Skip to content

Harvester Concerns with the Proposed Precautionary Approach Framework for Snow Crab

October 14, 2018

This article was originally published in the Winter 2018/19 edition of the Union Forum magazine

Harvester Concerns with the Proposed Precautionary Approach Framework for Snow Crab

Our fisheries are rapidly changing. The biomass of snow crab has declined in recent years. Harvesters have already experienced significant quota cuts and expect another difficult year ahead. The sustainability of the snow crab fishery is a key priority for harvesters. Through shared-stewardship, harvesters can work with DFO to establish an approach to this fishery that is sustainable and accurately reflects that differences in the stock and the fishery in distinct areas.

Is the snow crab precautionary approach framework a good idea?

PA frameworks include a limit reference point, which identifies when a stock is in trouble or as DFO says, “when productivity is sufficiently impaired to cause serious harm to the resource”. For multiple stocks in the NL region the proposed PA doesn’t make sense nor match fish harvesters experience. In theory, having an LRP or an “oh crap line” is not a bad idea. In the case of this recently proposed PA framework for snow crab, harvesters have identified serious flaws that make the framework unworkable.

Does this proposed snow crab PA framework make sense?

  • The Problem with PA Areas

Throughout the preliminary consultations that took place in the past week, many harvesters expressed concern about the conservation implications of lumping different areas together. While the assessment has been at a large scale (e.g. all of 3L inshore or all of 3K), management was worked out at the Crab Management Area (CMA) level, based on what was happening in that CMA and in adjacent areas. Under the new PA framework, management will be dictated based on what is happening across the larger DFO category (e.g. all of 3L inshore or all of 3K), regardless of whether other CMAs in the category are adjacent and regardless of whether other CMAs have the same levels of crab.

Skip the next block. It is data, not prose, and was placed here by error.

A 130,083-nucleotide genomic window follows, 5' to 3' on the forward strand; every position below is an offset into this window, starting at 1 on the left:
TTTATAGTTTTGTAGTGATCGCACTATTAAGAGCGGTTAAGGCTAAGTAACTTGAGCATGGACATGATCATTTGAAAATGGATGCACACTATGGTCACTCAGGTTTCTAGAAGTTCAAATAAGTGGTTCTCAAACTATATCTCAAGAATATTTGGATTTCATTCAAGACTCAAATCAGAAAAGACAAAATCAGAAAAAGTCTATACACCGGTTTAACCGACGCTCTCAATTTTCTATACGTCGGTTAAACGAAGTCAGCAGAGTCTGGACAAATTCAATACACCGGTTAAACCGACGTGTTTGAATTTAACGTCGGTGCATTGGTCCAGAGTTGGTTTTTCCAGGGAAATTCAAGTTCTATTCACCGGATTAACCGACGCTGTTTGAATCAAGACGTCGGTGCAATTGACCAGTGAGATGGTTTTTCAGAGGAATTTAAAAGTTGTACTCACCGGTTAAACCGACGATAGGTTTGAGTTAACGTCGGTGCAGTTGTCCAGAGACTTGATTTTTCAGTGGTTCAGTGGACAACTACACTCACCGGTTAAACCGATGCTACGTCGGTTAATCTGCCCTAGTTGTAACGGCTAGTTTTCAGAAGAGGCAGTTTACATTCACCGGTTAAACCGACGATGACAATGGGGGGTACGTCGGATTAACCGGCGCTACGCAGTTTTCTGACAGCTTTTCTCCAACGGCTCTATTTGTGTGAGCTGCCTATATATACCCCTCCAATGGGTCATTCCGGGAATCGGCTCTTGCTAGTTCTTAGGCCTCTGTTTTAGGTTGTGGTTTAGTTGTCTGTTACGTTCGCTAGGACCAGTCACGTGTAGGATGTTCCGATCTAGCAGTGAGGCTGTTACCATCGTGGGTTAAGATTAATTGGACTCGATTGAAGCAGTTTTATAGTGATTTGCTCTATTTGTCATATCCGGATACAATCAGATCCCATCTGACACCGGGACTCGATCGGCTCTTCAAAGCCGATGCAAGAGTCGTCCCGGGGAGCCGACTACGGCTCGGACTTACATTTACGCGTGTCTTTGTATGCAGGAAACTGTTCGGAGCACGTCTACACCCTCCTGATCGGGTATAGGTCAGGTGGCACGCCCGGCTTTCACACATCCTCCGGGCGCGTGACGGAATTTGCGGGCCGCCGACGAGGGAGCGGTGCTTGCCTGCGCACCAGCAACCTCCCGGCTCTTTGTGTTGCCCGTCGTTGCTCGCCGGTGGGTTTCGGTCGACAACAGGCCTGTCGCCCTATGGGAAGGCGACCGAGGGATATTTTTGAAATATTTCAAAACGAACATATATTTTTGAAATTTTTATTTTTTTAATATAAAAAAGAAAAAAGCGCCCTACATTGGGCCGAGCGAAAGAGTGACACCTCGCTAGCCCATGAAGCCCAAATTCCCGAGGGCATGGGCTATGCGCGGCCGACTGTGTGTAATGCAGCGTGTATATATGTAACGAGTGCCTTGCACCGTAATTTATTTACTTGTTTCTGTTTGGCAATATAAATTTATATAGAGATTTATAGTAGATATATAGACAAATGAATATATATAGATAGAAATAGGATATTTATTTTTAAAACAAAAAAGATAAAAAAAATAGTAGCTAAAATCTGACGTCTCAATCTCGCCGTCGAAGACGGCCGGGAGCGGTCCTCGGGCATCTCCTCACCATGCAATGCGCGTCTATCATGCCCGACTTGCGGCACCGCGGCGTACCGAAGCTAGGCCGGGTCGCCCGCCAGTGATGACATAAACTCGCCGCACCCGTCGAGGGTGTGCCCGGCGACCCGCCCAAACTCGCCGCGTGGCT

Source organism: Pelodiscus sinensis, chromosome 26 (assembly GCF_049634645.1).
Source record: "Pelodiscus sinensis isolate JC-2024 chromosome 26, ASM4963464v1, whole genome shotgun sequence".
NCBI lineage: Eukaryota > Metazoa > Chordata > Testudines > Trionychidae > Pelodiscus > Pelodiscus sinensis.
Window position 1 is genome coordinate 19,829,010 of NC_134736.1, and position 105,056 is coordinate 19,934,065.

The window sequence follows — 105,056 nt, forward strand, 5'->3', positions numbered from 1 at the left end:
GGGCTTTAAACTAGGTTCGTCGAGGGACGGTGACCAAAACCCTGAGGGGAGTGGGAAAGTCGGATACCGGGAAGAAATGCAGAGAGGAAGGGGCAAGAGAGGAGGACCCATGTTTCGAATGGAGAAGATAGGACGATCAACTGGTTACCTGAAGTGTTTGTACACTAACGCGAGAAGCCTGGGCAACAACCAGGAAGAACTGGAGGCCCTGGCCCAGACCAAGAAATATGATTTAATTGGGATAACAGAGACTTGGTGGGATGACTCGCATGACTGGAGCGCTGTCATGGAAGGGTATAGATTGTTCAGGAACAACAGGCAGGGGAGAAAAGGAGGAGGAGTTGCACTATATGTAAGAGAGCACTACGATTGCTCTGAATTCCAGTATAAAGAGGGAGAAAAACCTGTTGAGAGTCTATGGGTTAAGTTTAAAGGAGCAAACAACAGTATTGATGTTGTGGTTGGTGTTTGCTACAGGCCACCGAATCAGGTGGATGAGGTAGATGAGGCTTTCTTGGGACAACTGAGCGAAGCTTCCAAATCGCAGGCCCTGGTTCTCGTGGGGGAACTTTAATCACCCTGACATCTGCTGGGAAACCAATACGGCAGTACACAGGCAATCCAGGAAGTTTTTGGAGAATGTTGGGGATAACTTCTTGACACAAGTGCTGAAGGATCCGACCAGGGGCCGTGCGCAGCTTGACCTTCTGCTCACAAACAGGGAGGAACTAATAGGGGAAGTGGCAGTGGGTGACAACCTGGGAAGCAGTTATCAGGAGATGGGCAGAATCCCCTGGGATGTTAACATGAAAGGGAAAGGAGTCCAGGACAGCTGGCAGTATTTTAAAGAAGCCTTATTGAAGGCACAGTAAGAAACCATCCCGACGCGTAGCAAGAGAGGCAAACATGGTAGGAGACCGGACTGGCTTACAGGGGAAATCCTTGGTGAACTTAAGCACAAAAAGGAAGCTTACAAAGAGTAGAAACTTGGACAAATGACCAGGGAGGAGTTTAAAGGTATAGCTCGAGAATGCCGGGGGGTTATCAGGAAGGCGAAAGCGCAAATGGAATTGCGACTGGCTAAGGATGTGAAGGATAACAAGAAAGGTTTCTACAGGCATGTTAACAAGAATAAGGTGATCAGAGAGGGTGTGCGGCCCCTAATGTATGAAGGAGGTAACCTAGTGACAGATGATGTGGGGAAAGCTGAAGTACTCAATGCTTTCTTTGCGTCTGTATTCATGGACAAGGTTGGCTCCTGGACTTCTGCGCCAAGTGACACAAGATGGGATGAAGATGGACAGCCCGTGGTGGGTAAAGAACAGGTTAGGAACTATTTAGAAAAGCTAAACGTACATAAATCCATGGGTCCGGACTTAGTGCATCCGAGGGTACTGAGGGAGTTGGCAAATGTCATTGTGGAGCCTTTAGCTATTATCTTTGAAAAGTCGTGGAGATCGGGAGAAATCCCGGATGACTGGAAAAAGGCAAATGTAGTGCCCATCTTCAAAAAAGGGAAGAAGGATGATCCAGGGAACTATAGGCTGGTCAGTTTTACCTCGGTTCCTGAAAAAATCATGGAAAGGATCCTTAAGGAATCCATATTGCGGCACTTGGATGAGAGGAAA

• 3K Never in the Healthy Zone

Using the proposed criteria, most areas will never be considered healthy, even at the height of the fishery. Based on the PA approach presented by DFO, 3K has never been categorized in the healthy zone. Kilograms per trap never exceeded the Upper Stock Reference, even during the best years of the fishery.

Can the objectives of the proposed snow crab PA framework be achieved? Can they be achieved under this assessment structure?

The proposed PA Framework for snow crab is based on 3 criteria: kilos/trap, discards and egg clutch.  The discards criteria includes the amount of soft shell crab discarded from eth fishery – a shared concern by both harvesters and DFO.  However, the current management approach depends on getting discard data from onboard observers.  That program was gutted by DFO several years ago.  Consultations with fish harvesters would have identified this problem – the lack of a key tool.

Harvesters are extremely frustrated that years of co-management is being set aside. These preliminary consultation meetings were a total reversal from the sentiment that “this is your bay and you need to protect it.” DFO says there is movement among CMAs and across the entire management region but the amount of movement likely varies across the entire management region and likely does not reflect the grouping in the DFO categories that have been put forward.

Shared stewardship of our fisheries is key to managing the transition in our ecosystem. Meaningful and deliberate consultation with fish harvesters must take place at every step of the process whether it’s in stock assessment or management of the fishery.

Fish harvesters do not accept this precautionary approach framework for snow crab. More consultation is necessary in order to address the serious flaws in the framework and to ensure vital information provided by fish harvesters is reflected in a new approach.